A Man Called Otto

Of all the roles Tom Hanks had to pick from, he picked the most sensible and safe role. Maybe it was an over correction to something safe after the big swing earlier in the year that was Colonel Tom Parker in Elvis. But here is the great thing about Hanks, he got exactly where he is at by playing these kinds of characters, and he does it again with gusto.

The original Swedish film had acclaim, both critical and with audiences, as it was the highest grossing foreign film in the United States in 2016. The story, as in the original, is about a grumpy man who has given up on life after the loss of his wife. His life and his plans turn upside down when the boisterous new neighbors move in across the street.

Hanks is right at home with this character, delivering his lines and his grunts exactly the way you expect and exactly the way you want. There is an endearing quality that Hanks has acquired over the years, maybe you’ve seen him referred to as “America’s Dad”, being able to lean into this persona is what gives Otto life.

At times heartwarming and emotional, and then at times frustratingly formulaic and manipulative. The highs and lows live and die by what can easily devolve into Hallmark Channel territory with its saccharine attempts at inspiring affection towards Otto. His story is sad and if you have lost anyone in your life, will be relatable on an emotional level. The supporting cast, specifically Mariana Treviño, help add more emotional layers and she brings an energy that is contagious.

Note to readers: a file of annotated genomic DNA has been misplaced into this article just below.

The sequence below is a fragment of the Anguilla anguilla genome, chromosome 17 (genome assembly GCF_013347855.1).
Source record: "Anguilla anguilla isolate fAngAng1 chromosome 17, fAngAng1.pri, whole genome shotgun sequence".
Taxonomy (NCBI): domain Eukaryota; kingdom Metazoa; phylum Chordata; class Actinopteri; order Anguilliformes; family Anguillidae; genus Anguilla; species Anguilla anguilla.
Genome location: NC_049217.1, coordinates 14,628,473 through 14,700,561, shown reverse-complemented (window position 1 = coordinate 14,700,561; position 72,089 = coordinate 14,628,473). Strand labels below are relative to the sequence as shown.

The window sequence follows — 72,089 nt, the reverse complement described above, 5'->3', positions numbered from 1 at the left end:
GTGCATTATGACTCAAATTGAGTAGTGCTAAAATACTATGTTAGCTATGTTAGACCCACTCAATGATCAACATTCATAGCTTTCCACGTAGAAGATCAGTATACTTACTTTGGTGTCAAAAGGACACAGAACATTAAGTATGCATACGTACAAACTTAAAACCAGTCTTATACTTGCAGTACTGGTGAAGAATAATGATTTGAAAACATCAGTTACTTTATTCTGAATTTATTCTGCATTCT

As a reflection on grief there really isn’t anything more than a surface level exploration, we see various attempts by Otto at ending this life, constantly getting interrupted during his attempts, some have a tinge of humor. Various flashbacks to the life he had with his wife are procedural and straightforward. Hanks’ son, Truman Hanks plays younger Otto with all the personality as a piece of wood, it’s much harder to connect to his story during those scenes.

A Man Called Otto is heartfelt and joyful, seeing the curmudgeon opening up and especially talking about his wife is heartbreaking. This is a crowd pleasing film that your parents will surely enjoy, and if you let it, a warm hug.

3.5 out of 5

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